The U.S. Supreme Court declined to hear an appeal by participants in an employee stock ownership plan of bankrupt Lehman Brothers Holding Inc. that plan executives violated their fiduciary duties.
Participants argued that the Lehman Brothers’ plan fiduciaries failed to provide adequate and timely information to participants about the company’s financial condition that led to Lehman Brothers declaring bankruptcy in September 2008 and the company’s stock becoming worthless.
The Supreme Court, without comment, reported Tuesday that it had declined to hear the case. In court parlance, it denied certiorari in the case, Rinehart et al. vs. Lehman Brothers Holdings Inc. et al.
The participants sued in October 2008, but a U.S. District Court in New York dismissed the complaint in 2011. The 2nd U.S. Circuit Court of Appeals in New York upheld the District Court’s decision in 2013.
The 2011 and 2013 rulings were based on the courts’ interpretation of a legal principle called presumption of prudence that had served as a common, successful defense by companies sued in stock-drop cases.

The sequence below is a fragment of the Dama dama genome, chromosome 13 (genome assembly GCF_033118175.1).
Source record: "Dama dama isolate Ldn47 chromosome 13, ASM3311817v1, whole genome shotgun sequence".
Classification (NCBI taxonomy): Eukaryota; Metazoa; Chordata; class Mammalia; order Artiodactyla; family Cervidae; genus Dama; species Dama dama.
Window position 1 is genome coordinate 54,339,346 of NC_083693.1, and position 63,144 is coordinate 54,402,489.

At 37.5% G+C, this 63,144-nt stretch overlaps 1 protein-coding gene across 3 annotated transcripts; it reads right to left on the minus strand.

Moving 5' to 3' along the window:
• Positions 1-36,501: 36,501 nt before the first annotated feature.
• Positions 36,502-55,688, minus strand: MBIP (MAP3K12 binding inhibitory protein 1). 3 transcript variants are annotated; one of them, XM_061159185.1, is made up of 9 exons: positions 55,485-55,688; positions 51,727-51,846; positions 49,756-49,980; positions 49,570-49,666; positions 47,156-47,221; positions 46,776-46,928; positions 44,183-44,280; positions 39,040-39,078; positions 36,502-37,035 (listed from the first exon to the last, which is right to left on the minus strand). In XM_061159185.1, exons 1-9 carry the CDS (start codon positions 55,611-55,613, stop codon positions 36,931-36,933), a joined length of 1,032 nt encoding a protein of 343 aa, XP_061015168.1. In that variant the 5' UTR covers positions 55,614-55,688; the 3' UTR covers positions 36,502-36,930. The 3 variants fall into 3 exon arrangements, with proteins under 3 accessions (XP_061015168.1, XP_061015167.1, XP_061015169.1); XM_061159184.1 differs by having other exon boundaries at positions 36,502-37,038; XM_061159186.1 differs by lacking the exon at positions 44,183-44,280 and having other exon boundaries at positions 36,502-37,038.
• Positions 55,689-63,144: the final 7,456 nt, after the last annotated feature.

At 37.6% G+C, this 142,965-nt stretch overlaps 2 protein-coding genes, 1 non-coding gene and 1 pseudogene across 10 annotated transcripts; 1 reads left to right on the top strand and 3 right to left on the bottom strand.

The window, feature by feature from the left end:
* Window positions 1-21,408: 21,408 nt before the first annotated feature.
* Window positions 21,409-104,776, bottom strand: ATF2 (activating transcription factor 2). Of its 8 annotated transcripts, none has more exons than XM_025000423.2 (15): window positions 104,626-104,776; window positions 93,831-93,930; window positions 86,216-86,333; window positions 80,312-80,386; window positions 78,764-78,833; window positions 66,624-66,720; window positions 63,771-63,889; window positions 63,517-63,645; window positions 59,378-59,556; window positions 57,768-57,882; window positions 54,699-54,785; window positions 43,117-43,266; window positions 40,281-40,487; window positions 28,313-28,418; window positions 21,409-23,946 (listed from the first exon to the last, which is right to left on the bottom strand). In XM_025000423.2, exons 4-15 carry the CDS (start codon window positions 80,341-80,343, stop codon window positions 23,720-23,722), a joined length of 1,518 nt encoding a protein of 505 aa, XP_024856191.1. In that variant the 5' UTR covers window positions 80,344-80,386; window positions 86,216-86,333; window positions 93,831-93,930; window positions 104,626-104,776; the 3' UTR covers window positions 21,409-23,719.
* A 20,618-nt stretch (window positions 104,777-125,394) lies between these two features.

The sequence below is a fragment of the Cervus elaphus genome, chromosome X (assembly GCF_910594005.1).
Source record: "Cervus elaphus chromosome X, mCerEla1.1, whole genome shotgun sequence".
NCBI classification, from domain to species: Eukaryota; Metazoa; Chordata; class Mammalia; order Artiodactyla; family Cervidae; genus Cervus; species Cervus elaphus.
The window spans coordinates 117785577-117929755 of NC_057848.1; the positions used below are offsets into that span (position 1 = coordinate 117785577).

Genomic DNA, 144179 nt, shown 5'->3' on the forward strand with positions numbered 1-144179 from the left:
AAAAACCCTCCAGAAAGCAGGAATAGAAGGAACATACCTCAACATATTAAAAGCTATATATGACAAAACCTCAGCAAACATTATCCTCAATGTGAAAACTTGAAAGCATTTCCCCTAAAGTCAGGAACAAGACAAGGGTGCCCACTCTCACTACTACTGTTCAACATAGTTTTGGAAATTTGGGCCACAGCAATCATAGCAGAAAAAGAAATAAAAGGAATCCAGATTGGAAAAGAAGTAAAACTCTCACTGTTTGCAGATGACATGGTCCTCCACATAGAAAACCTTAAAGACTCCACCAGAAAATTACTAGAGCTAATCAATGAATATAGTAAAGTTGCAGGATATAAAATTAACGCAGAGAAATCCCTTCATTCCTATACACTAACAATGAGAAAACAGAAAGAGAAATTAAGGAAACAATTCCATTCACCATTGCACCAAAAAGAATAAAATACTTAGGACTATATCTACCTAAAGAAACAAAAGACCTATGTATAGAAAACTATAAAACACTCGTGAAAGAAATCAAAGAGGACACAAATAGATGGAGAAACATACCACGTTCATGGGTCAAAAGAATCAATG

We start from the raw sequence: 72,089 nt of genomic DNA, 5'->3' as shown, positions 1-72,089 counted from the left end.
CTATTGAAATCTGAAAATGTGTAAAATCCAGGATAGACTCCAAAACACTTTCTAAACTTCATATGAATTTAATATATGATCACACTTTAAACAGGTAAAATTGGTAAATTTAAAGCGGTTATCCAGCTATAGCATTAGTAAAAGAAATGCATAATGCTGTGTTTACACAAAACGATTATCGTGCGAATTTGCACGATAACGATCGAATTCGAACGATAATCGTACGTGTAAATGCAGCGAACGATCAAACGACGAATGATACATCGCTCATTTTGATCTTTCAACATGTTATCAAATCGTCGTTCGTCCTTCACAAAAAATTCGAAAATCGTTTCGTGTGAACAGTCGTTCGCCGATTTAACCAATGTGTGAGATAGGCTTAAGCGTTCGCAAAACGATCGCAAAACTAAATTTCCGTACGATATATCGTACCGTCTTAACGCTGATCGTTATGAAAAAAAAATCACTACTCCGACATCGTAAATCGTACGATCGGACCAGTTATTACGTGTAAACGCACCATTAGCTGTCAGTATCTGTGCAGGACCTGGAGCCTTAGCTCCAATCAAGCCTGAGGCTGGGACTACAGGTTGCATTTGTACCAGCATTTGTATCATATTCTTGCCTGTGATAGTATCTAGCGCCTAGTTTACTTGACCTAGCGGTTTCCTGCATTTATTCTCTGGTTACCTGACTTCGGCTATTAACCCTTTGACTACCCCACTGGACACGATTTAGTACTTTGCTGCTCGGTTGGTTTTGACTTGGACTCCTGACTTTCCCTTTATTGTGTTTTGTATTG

However, in June 2014, the U.S. Supreme Court struck down presumption of prudence in the case, Fifth Third Bancorp et al. vs. Dudenhoeffer et al.
After the Supreme Court decision, the plan participants asked the Supreme Court to hear their complaint. The court vacated the 2013 judgment by the appellate court, remanding the case and saying it should be reviewed in light of the Dudenhoeffer decision.
The appeals court sent the case back to the District Court, which again dismissed the complaint, saying participants “failed to allege sufficiently” that ESOP plan executives had breached their fiduciary duties.
The participants again appealed, and the appeals court in March 2016 again rejected their arguments, saying “plaintiffs have failed to plead plausibly” that Lehman Brothers’ plan executives breached their ERISA duties.
In October 2016, participants filed another request with the Supreme Court to hear the case, arguing that the appeals court had misinterpreted the fiduciary standard established in the Dudenhoeffer case.